The Williams Lake First Nation is preparing to hold a referendum this spring for its members to vote on a proposed $135 million settlement with the federal government.
WLFN Chief Willie Sellars released a video Monday (April 25) explaining the history of the lands and the decades-long legal dispute, as well as how members would benefit from the agreement if it is approved.
Sellars said their intention is to create a legacy for their community that will be properly managed and sustained forever.
The agreement-in-principle settles a long-standing specific claim relating to WLFN’s displacement from their traditional village lands 160 years ago which now form the city of Williams Lake.
The claim has been the subject of nearly 30 years of legal disputes.
“The proposed settlement of our village claim is the culmination of more than 160 years of effort by our people to obtain some form of justice from the Government of Canada,” said WLFN councillor, Chris Wycotte. “Our people were unlawfully displaced from lands where they had resided for thousands of years. We lost our homes, we lost our burial sites, we lost our spiritual sites, we lost lands that were critical for sustenance and survival.”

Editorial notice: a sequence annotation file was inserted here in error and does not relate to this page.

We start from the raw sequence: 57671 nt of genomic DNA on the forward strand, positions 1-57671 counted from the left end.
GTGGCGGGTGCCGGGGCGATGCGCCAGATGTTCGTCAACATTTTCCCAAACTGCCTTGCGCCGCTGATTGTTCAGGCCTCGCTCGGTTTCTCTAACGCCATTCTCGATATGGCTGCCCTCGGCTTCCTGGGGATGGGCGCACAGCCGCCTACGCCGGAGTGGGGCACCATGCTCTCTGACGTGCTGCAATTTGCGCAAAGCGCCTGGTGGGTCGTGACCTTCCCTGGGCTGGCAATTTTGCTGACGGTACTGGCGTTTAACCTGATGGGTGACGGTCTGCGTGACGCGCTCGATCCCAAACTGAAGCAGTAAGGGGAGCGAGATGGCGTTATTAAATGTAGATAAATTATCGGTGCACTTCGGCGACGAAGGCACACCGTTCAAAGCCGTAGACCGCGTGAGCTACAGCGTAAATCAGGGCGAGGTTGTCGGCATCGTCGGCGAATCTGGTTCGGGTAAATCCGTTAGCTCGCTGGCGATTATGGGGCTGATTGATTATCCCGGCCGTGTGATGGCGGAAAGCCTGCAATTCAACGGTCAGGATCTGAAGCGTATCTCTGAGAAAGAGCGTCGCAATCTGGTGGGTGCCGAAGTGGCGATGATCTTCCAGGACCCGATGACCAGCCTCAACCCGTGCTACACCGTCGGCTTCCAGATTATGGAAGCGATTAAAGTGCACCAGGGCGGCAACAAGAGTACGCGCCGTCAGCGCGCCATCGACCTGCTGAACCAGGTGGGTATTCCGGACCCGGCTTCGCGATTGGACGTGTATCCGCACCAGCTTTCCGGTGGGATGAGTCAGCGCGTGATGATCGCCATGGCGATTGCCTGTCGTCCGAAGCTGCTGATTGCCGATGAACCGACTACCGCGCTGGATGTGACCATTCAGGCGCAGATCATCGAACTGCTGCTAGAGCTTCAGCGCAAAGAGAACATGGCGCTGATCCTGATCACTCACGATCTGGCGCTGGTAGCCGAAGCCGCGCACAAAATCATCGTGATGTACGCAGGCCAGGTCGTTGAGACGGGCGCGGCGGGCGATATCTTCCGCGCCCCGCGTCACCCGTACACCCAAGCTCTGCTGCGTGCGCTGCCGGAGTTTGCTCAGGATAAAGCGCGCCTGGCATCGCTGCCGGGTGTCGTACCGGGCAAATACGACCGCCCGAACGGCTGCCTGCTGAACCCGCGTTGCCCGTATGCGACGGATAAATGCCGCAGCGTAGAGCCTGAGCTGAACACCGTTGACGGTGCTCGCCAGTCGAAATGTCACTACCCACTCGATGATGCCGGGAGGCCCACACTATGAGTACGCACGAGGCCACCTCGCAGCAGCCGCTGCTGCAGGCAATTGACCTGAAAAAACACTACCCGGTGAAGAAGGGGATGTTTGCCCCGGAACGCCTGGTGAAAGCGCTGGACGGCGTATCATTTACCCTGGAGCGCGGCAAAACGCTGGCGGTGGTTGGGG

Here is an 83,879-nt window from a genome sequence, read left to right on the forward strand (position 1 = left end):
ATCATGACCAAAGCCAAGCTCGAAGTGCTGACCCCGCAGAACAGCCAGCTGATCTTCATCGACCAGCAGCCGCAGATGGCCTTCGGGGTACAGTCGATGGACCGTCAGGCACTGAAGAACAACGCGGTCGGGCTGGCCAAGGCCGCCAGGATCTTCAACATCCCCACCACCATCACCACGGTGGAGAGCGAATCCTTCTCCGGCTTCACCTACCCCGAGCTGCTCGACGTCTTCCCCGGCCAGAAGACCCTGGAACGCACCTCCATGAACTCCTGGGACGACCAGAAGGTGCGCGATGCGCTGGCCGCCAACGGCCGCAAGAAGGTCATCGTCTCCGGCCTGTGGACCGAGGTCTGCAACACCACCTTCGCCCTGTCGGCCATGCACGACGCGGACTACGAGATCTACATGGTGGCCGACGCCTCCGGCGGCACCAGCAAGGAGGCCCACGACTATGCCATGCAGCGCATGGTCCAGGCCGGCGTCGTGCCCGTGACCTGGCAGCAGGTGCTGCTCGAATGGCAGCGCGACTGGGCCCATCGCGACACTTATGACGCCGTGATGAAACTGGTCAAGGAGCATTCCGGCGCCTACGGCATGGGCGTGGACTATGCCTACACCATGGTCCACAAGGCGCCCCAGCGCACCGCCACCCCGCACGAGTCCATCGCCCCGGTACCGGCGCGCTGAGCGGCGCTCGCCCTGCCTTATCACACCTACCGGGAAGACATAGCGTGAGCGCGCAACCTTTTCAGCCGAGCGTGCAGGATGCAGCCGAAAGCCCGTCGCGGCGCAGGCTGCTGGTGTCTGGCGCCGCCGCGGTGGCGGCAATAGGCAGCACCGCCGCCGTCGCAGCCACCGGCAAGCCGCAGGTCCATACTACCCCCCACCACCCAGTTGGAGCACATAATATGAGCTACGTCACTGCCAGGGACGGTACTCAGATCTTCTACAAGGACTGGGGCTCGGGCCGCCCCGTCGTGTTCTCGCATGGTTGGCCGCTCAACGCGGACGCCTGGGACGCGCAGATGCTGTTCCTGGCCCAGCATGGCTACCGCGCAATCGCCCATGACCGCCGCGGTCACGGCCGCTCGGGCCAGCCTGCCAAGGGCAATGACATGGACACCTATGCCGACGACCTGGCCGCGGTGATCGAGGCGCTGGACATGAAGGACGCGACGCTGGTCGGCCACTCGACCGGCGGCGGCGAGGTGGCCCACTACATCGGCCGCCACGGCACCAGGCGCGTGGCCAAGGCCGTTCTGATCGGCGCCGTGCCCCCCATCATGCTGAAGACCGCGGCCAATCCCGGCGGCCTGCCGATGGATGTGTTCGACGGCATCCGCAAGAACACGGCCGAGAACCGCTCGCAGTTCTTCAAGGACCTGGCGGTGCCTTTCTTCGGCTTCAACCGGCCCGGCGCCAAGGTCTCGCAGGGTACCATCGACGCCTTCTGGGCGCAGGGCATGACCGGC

Wycotte was a young man working for WLFN when he discovered the history laid out in a paper trail of documents in the provincial archives. Wycotte presented the evidence, which included a letter by Chief William describing how his people were pushed off the land, starving and living in poverty, to the WLFN government, who in turn forwarded the information to their lawyers.
The federal government fought the claim to the highest court,before having to come to the settlement.
Speaking to the Tribune Monday, Wycotte said he was happy with the amount and all the possibilities that come with it for his community of more than 800 members.
All WLFN members over the age of 18 will have the opportunity to vote on the proposed settlement in a referendum to be conducted on June 29, 2022.
Sellars noted “reconciliation is about healing – it’s about leveling the playing field so that our people have the same opportunities for education, housing, employment, and all other amenities as non-Indigenous Canadians. We intend to continue to invest in our community and this settlement, if properly managed, will allow us to do that forever.”
Mayor Walt Cobb told the Tribune he was happy for WLFN.
“I think it’s great. It should assist them a long way in getting housing and other needs they require.”